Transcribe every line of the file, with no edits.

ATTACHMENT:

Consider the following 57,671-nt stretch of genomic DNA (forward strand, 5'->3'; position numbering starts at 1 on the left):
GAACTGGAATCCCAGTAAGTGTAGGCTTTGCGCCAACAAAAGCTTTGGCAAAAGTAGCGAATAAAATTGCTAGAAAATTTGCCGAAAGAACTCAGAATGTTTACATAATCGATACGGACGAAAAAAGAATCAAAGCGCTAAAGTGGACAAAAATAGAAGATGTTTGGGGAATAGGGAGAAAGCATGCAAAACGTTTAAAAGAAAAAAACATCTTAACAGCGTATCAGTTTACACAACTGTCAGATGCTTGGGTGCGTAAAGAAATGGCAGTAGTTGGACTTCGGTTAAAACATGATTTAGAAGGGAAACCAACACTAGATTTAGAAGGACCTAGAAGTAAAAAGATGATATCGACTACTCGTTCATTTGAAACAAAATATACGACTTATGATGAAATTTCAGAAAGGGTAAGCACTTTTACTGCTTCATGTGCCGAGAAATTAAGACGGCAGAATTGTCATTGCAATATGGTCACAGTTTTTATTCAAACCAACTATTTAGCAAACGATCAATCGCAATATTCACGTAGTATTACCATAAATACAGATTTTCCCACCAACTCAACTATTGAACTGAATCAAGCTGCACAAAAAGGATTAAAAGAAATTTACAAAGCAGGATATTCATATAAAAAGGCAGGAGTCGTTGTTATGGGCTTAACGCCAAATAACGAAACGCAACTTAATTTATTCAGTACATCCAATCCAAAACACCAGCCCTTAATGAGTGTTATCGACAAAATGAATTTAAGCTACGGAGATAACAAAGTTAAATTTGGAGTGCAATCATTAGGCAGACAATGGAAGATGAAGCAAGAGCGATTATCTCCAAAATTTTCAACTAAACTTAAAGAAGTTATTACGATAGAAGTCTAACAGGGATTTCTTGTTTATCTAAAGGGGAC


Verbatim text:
Consider the following 57,671-nt stretch of genomic DNA (forward strand, 5'->3'; position numbering starts at 1 on the left):
GAACTGGAATCCCAGTAAGTGTAGGCTTTGCGCCAACAAAAGCTTTGGCAAAAGTAGCGAATAAAATTGCTAGAAAATTTGCCGAAAGAACTCAGAATGTTTACATAATCGATACGGACGAAAAAAGAATCAAAGCGCTAAAGTGGACAAAAATAGAAGATGTTTGGGGAATAGGGAGAAAGCATGCAAAACGTTTAAAAGAAAAAAACATCTTAACAGCGTATCAGTTTACACAACTGTCAGATGCTTGGGTGCGTAAAGAAATGGCAGTAGTTGGACTTCGGTTAAAACATGATTTAGAAGGGAAACCAACACTAGATTTAGAAGGACCTAGAAGTAAAAAGATGATATCGACTACTCGTTCATTTGAAACAAAATATACGACTTATGATGAAATTTCAGAAAGGGTAAGCACTTTTACTGCTTCATGTGCCGAGAAATTAAGACGGCAGAATTGTCATTGCAATATGGTCACAGTTTTTATTCAAACCAACTATTTAGCAAACGATCAATCGCAATATTCACGTAGTATTACCATAAATACAGATTTTCCCACCAACTCAACTATTGAACTGAATCAAGCTGCACAAAAAGGATTAAAAGAAATTTACAAAGCAGGATATTCATATAAAAAGGCAGGAGTCGTTGTTATGGGCTTAACGCCAAATAACGAAACGCAACTTAATTTATTCAGTACATCCAATCCAAAACACCAGCCCTTAATGAGTGTTATCGACAAAATGAATTTAAGCTACGGAGATAACAAAGTTAAATTTGGAGTGCAATCATTAGGCAGACAATGGAAGATGAAGCAAGAGCGATTATCTCCAAAATTTTCAACTAAACTTAAAGAAGTTATTACGATAGAAGTCTAACAGGGATTTCTTGTTTATCTAAAGGGGAC